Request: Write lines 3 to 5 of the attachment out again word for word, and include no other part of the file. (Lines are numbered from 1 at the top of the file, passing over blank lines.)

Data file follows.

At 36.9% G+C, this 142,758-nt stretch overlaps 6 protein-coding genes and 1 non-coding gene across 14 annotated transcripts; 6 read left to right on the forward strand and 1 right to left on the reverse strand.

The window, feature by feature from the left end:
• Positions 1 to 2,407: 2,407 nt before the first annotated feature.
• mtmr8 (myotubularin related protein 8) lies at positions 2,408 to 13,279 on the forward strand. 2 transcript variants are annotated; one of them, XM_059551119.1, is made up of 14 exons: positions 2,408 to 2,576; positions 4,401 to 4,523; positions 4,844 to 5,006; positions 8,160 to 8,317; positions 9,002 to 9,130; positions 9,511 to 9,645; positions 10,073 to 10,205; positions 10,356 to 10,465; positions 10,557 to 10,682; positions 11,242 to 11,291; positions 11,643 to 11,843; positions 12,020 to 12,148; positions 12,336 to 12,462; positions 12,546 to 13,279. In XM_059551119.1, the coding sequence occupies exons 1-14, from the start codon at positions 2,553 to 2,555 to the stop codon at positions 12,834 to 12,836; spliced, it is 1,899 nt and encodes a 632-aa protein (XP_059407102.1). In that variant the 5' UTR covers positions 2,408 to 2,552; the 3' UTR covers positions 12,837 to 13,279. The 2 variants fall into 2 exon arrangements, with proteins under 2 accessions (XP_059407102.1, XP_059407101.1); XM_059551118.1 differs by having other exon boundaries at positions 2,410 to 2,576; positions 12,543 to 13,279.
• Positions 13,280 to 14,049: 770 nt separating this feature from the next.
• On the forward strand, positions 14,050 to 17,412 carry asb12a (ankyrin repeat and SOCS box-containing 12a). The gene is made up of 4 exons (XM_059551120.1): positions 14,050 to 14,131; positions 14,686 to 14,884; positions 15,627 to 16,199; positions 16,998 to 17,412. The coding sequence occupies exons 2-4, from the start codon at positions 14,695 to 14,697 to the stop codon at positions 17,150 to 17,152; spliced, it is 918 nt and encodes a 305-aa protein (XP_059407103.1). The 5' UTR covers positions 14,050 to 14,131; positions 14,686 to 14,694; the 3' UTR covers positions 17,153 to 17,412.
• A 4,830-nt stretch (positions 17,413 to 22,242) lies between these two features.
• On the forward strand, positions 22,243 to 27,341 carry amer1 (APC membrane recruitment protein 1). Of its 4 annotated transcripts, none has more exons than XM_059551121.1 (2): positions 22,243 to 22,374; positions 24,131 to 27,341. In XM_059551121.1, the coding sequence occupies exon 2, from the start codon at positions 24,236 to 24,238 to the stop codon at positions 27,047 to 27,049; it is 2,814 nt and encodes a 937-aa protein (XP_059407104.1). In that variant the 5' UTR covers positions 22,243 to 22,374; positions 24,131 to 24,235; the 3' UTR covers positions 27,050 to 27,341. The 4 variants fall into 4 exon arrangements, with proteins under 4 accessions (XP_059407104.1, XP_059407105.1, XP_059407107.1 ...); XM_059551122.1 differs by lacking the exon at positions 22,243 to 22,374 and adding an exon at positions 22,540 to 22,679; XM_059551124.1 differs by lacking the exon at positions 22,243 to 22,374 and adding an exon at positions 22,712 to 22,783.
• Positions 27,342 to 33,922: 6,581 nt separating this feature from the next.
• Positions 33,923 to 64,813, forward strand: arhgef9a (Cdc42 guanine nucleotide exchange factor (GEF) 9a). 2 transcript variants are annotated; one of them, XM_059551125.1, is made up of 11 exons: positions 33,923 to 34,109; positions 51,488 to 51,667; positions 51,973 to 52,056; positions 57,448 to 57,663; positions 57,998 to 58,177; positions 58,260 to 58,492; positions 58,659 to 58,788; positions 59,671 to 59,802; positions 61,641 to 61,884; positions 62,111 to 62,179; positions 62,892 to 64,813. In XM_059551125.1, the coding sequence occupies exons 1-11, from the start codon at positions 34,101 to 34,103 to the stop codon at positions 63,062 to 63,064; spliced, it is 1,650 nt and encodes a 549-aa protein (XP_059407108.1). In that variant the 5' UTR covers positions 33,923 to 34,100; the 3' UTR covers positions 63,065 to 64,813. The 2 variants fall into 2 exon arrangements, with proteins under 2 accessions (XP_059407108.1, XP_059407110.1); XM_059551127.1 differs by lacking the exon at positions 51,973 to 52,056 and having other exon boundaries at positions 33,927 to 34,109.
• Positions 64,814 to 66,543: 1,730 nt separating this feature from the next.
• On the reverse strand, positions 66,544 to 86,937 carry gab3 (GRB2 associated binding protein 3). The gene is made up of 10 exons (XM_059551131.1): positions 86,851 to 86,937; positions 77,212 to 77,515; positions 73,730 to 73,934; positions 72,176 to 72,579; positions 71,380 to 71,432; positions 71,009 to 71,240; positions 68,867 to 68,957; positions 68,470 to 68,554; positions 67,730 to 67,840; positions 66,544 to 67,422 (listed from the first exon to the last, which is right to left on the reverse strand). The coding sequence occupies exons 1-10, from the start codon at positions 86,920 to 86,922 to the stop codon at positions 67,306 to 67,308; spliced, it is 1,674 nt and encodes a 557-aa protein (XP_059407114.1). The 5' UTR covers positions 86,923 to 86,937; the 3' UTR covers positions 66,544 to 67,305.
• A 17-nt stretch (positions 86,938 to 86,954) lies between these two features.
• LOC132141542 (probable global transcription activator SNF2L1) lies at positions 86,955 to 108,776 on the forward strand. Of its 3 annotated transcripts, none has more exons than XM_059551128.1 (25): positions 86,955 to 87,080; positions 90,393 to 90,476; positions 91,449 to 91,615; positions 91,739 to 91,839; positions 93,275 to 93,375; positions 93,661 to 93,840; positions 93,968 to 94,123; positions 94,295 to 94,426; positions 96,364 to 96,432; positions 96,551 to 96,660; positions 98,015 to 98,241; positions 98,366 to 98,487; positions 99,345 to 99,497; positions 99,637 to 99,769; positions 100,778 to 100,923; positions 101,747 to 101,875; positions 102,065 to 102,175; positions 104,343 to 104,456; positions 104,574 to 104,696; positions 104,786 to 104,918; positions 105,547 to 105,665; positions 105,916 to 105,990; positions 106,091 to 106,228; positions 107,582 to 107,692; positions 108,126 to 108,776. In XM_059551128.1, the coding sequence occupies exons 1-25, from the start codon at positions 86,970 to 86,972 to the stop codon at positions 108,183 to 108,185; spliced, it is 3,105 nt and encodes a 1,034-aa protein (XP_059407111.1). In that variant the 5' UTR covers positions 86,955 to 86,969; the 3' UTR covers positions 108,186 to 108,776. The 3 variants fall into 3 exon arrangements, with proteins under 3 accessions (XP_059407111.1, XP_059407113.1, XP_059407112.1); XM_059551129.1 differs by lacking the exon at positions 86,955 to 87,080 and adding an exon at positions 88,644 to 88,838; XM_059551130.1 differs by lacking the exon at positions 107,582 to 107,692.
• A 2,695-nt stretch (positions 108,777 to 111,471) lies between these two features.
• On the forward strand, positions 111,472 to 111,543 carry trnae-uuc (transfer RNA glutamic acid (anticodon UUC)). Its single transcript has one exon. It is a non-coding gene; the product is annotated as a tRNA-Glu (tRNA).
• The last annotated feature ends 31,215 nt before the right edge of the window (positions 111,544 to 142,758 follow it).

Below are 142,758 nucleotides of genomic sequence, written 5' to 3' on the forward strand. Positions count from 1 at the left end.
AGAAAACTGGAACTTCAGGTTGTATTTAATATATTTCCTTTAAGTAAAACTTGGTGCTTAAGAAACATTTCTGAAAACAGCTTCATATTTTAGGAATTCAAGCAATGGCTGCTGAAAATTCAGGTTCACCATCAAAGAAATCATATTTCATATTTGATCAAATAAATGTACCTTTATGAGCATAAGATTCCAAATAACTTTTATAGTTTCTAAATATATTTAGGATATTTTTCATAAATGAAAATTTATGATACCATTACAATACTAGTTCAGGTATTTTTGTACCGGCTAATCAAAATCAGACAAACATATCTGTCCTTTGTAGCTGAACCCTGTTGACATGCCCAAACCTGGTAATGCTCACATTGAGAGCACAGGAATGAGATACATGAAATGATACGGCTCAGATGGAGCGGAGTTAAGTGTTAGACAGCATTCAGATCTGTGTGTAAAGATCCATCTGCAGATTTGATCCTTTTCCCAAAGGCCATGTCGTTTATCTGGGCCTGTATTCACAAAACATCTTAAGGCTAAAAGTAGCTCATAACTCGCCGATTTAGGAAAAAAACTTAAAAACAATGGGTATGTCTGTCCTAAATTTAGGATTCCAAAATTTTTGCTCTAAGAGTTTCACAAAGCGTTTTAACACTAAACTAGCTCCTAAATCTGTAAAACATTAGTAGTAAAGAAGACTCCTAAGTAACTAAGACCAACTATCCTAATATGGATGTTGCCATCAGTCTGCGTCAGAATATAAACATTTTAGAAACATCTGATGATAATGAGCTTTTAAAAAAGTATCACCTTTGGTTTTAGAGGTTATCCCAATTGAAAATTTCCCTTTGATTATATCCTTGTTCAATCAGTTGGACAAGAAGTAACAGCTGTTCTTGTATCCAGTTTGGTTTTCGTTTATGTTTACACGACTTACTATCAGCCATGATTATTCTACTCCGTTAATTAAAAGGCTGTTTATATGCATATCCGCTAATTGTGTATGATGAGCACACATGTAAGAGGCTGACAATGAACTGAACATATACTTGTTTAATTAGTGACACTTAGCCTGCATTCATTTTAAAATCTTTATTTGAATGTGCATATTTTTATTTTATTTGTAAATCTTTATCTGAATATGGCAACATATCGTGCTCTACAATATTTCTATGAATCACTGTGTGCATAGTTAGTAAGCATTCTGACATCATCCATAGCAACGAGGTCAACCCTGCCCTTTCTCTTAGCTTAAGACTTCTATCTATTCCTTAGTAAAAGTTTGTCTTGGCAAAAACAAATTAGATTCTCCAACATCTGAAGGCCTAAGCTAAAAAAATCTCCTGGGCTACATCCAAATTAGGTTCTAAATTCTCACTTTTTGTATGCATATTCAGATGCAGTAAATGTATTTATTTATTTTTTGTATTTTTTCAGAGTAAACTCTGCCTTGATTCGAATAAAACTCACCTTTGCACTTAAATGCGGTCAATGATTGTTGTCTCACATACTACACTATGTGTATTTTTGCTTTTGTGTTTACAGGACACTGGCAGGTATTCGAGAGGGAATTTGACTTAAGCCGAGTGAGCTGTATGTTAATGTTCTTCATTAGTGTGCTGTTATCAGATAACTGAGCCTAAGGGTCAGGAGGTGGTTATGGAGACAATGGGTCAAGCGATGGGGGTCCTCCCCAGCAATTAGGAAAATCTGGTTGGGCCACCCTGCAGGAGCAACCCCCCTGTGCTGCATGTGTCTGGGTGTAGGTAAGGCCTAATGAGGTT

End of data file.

• Positions 1 to 2,407: 2,407 nt before the first annotated feature.
• mtmr8 (myotubularin related protein 8) lies at positions 2,408 to 13,279 on the forward strand. 2 transcript variants are annotated; one of them, XM_059551119.1, is made up of 14 exons: positions 2,408 to 2,576; positions 4,401 to 4,523; positions 4,844 to 5,006; positions 8,160 to 8,317; positions 9,002 to 9,130; positions 9,511 to 9,645; positions 10,073 to 10,205; positions 10,356 to 10,465; positions 10,557 to 10,682; positions 11,242 to 11,291; positions 11,643 to 11,843; positions 12,020 to 12,148; positions 12,336 to 12,462; positions 12,546 to 13,279. In XM_059551119.1, the coding sequence occupies exons 1-14, from the start codon at positions 2,553 to 2,555 to the stop codon at positions 12,834 to 12,836; spliced, it is 1,899 nt and encodes a 632-aa protein (XP_059407102.1). In that variant the 5' UTR covers positions 2,408 to 2,552; the 3' UTR covers positions 12,837 to 13,279. The 2 variants fall into 2 exon arrangements, with proteins under 2 accessions (XP_059407102.1, XP_059407101.1); XM_059551118.1 differs by having other exon boundaries at positions 2,410 to 2,576; positions 12,543 to 13,279.
• Positions 13,280 to 14,049: 770 nt separating this feature from the next.